BRITISH Posters

BRITISH QUAD
30 x 40" Most common poster size used in the UK. British Quads are horizontal and may have different artwork to the US one sheet. Like a US one sheet they normally come in two versions. Like a US one sheet they are usually supplied single-sided or more commonly now as a double sided poster.

BRITISH ONE-SHEET
27 X 40", printed on paper. Very rarely used size.

ITALIAN Posters

ITALIAN LOCANDINA
13 x 28" six inches shorter than the US insert, very nice size to frame. Italian poster illustrators are some of the best in the industry.

ITALIAN PHOTOBUSTA
18 x 26" Glossy, high quality, used as lobby cards in Italy. Size may vary, either vertical or horizontal format. There are also double Photobusta or mini Photobusta.

2-FOGLIO (DUE)
(DUE): 39 x 55" This is the standard poster size used in Italy. Italian poster illustrators are some of the best in the industry.

4-FOGLIO
(QUATTRO) 55 x 79" Very large Italian poster printed in two pieces, often contains very beautiful artwork.

FRENCH Posters

FRENCH
47 x 63" (GRANDE) or 24 x 33" (PETITE) French movie posters normally come with different artwork to either the US or the UK. Like the Italian's some of the artwork is extrememly beautiful.

Источник: https://www.vintagemovieposters.co.uk/shop/how-the-west-was-won-movie-poster/

How the West Was Won storyline?

Setting off on a journey to the west in the 1830s, the Prescott family run into a man named Linus (James Stewart), who helps them fight off a pack of thieves. Linus then marries daughter Eve Prescott (Carroll Baker), and 30 years later goes off to fight in the Civil War with their son, with bloody results. Eve’s sister, Lily (Debbie Reynolds), heads further west and has adventures with a professional gambler (Gregory Peck), stretching all the way to San Francisco and into the 1880s.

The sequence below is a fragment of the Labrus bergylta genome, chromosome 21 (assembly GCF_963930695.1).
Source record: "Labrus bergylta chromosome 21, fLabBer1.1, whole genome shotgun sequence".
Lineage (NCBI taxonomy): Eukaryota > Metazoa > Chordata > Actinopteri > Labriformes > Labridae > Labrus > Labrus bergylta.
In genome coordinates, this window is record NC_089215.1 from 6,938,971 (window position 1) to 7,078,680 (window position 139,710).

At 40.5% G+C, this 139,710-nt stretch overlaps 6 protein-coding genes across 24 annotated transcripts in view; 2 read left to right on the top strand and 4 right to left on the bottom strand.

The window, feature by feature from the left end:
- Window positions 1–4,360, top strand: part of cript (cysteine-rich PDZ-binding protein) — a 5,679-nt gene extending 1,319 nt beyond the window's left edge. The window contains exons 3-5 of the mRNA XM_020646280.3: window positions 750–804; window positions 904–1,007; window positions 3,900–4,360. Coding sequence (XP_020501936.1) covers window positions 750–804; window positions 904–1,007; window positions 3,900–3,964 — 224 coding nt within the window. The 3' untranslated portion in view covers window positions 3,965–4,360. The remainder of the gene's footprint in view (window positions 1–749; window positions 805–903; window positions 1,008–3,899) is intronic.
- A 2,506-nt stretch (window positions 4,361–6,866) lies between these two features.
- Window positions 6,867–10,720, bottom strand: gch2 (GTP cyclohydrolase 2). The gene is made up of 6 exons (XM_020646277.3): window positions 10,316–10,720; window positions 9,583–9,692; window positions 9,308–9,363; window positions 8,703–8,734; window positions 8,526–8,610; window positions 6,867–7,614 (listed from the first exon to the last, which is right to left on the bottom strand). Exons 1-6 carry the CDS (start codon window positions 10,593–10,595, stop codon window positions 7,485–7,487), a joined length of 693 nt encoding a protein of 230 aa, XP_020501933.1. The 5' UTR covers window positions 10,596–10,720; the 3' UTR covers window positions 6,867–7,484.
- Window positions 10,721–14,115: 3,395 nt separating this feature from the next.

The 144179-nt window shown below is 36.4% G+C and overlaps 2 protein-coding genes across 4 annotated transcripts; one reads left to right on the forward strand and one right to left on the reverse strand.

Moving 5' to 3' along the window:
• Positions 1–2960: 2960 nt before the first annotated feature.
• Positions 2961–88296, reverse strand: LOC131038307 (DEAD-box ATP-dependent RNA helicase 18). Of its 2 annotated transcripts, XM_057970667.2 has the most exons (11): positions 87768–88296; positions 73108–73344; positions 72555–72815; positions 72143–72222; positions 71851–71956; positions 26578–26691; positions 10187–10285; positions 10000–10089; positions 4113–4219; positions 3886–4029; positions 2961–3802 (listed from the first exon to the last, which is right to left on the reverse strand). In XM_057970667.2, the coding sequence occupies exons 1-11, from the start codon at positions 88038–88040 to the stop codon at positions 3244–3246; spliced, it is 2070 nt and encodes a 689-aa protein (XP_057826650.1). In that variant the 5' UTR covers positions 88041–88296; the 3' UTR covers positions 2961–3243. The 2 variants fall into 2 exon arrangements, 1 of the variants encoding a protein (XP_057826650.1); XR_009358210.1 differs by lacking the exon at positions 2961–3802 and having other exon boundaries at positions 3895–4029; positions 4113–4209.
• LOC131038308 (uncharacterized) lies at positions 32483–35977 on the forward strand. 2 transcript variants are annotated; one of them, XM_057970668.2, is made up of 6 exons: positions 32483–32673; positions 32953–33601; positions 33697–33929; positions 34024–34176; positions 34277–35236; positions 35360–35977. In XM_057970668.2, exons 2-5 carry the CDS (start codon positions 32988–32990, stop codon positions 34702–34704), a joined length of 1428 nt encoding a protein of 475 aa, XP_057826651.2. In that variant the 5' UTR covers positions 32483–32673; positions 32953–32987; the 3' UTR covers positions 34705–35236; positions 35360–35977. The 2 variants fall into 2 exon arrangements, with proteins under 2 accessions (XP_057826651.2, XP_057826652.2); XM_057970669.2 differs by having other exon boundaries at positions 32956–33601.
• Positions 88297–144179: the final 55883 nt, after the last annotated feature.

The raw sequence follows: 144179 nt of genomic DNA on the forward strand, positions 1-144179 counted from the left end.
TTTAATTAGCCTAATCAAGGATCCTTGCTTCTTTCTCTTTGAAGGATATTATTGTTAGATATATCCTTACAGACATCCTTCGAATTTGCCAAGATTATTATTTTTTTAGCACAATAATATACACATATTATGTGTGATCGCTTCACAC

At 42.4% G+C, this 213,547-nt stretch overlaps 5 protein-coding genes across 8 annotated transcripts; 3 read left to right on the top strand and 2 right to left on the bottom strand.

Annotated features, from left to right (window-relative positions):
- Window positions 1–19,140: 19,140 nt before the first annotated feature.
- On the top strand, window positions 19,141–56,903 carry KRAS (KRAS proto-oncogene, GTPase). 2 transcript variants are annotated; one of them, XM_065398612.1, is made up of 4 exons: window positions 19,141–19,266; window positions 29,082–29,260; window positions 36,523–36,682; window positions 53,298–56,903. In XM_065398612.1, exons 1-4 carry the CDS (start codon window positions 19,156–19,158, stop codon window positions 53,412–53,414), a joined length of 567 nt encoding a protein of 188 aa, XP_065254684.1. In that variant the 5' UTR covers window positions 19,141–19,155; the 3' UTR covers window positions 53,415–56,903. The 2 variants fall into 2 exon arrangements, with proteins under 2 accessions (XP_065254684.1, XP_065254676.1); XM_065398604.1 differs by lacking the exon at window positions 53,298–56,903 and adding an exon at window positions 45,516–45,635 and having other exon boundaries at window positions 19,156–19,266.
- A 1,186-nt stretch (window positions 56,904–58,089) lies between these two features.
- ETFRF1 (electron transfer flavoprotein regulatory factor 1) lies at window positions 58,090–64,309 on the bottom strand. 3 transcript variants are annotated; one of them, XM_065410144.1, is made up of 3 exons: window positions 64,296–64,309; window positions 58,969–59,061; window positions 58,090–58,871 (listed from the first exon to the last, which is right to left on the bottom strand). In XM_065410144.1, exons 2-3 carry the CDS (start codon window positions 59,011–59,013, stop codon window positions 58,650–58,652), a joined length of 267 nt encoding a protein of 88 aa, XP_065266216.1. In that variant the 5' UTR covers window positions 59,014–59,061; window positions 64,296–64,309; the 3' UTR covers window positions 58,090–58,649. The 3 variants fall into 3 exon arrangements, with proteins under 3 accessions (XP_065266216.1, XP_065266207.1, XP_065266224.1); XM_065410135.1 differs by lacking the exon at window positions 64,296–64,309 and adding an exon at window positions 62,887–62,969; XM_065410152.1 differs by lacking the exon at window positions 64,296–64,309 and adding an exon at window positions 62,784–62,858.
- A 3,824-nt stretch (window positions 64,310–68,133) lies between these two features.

How the West Was Won restoration?

Motion Picture Imaging performed digital restoration on How the West Was Won. The film was restored frame by frame at Prasad Corporation to remove dirt, tears, scratches, and other damage—restoring the original look. The restored version has been shown on television since October 2008, on the Encore Westerns channel.

Was Linus Rawlings a real person?

Linus Rawlings was born in 1810 and died in 1862. Eve Prescott Rawlings was born in 1820 and died in 1865.

How the West Was Won Blu-Ray review?

Colors are bold and vivid. Contrasts are rich and shadow detail is excellent. Cinerama offered three times the film negative area as a traditional movie, and thus was a very fine-grained photographic process by nature. The Blu-ray has very little grain and no video noise.

How the West Was Won running time?

2h 44m

How the West Was Won the forgotten cast?

Cast (in credits order)

James ArnessZeb Macahan
Fionnula FlanaganMolly Culhane